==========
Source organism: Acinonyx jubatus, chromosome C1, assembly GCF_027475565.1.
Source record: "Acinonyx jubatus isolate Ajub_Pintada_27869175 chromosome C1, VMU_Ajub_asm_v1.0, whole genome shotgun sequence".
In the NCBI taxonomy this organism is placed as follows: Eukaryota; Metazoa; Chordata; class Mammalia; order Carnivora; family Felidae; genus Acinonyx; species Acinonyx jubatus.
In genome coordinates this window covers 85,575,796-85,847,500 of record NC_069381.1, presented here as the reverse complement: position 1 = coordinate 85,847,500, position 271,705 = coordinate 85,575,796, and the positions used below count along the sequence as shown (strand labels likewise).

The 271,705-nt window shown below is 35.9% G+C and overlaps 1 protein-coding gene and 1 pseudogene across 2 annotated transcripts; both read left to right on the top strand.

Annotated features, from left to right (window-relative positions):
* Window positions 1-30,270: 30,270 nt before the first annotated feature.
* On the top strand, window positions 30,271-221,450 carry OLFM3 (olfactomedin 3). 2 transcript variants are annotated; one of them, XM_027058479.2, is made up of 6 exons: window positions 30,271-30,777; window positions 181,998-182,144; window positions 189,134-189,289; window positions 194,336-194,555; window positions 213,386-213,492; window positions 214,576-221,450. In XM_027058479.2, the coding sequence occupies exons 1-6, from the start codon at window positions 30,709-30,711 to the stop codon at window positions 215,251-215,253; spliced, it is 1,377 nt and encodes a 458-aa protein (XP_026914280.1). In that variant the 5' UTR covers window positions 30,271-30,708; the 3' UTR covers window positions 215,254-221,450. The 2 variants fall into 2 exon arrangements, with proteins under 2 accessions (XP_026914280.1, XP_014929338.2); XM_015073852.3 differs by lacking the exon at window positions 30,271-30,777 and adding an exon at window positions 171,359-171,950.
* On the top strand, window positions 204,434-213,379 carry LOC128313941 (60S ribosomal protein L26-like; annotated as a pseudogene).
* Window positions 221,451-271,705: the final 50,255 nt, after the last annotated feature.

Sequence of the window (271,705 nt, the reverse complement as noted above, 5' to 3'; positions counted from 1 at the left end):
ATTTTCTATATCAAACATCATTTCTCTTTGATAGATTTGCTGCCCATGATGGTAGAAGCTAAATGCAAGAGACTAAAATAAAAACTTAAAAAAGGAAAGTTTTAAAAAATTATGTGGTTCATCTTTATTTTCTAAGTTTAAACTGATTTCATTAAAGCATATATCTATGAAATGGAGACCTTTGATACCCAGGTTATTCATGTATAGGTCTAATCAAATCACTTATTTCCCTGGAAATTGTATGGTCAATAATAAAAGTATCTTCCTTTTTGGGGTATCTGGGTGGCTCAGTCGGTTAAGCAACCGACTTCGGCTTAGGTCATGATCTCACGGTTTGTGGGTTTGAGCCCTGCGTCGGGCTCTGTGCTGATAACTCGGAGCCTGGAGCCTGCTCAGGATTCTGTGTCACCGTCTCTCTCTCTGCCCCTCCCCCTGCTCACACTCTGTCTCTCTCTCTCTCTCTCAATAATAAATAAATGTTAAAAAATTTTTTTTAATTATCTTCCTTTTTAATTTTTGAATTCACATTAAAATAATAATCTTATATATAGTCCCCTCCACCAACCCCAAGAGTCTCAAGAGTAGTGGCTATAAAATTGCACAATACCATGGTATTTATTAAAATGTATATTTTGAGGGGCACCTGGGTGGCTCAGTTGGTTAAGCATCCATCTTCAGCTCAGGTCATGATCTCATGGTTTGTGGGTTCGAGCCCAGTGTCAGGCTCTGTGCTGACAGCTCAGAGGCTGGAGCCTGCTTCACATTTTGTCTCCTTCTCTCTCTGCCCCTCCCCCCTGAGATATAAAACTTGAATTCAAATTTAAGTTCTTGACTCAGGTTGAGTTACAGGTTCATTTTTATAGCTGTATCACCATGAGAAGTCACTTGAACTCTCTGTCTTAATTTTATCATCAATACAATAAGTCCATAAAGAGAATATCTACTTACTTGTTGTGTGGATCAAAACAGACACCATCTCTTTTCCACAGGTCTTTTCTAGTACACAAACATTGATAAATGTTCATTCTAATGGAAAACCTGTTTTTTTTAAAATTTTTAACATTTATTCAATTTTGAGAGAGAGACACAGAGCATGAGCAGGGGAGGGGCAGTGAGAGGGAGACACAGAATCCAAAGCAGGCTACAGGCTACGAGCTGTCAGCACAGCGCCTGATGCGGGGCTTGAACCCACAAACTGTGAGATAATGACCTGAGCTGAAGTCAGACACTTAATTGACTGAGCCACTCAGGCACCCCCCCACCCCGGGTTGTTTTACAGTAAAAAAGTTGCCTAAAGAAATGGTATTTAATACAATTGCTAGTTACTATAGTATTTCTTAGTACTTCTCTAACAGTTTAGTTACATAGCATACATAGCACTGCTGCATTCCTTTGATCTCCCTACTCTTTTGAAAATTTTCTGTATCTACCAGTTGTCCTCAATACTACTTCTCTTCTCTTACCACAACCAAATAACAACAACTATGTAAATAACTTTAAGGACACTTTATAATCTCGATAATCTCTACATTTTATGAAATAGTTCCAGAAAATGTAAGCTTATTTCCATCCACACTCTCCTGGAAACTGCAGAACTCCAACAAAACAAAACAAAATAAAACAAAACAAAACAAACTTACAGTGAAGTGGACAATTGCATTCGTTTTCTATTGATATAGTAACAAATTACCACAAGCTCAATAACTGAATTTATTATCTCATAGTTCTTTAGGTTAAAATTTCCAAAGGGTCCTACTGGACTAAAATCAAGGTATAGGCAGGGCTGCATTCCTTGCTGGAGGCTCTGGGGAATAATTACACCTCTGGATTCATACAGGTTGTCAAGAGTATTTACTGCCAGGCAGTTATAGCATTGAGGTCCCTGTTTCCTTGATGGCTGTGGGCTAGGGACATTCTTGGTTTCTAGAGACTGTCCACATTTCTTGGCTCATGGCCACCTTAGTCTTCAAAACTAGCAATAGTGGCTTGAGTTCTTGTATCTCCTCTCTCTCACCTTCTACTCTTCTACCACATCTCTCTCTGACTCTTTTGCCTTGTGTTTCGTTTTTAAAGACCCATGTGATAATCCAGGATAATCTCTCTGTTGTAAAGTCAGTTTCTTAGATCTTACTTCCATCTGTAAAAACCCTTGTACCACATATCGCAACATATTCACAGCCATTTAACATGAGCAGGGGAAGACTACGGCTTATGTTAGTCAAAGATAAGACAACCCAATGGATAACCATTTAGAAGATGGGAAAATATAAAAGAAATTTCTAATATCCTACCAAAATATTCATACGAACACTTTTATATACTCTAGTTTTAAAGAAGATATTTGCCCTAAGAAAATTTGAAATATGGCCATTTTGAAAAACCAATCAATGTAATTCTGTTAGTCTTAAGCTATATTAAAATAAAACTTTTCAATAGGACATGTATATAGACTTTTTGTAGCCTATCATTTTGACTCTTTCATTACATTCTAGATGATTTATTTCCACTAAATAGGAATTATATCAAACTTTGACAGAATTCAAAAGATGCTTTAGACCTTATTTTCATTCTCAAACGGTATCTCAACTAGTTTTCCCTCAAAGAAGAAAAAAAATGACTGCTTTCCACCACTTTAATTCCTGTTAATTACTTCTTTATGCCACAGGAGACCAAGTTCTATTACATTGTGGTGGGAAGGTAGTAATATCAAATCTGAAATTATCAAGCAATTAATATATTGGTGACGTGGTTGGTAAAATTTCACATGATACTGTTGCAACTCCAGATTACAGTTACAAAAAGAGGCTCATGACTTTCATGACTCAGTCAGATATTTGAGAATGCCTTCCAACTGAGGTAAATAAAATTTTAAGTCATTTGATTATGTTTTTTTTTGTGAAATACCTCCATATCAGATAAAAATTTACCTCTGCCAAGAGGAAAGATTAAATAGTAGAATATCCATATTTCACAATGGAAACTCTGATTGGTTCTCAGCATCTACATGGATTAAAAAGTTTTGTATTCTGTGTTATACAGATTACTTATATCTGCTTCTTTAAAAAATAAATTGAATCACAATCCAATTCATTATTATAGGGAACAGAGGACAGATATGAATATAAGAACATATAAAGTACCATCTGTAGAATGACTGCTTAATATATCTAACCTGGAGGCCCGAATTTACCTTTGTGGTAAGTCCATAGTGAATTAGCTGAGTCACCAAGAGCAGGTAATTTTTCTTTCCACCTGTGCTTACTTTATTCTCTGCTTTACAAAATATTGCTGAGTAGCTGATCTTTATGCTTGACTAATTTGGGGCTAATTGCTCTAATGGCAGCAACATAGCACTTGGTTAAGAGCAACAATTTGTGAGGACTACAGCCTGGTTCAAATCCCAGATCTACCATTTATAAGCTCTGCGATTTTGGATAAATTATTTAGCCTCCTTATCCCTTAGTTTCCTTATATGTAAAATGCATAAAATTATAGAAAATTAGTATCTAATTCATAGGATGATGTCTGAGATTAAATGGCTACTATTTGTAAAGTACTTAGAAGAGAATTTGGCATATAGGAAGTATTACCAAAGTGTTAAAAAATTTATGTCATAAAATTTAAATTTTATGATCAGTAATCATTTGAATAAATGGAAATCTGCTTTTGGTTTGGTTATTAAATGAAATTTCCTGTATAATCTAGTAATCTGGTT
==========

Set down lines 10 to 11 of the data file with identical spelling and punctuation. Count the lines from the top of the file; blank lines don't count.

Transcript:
* Window positions 221,451-271,705: the final 50,255 nt, after the last annotated feature.

Sequence of the window (271,705 nt, the reverse complement as noted above, 5' to 3'; positions counted from 1 at the left end):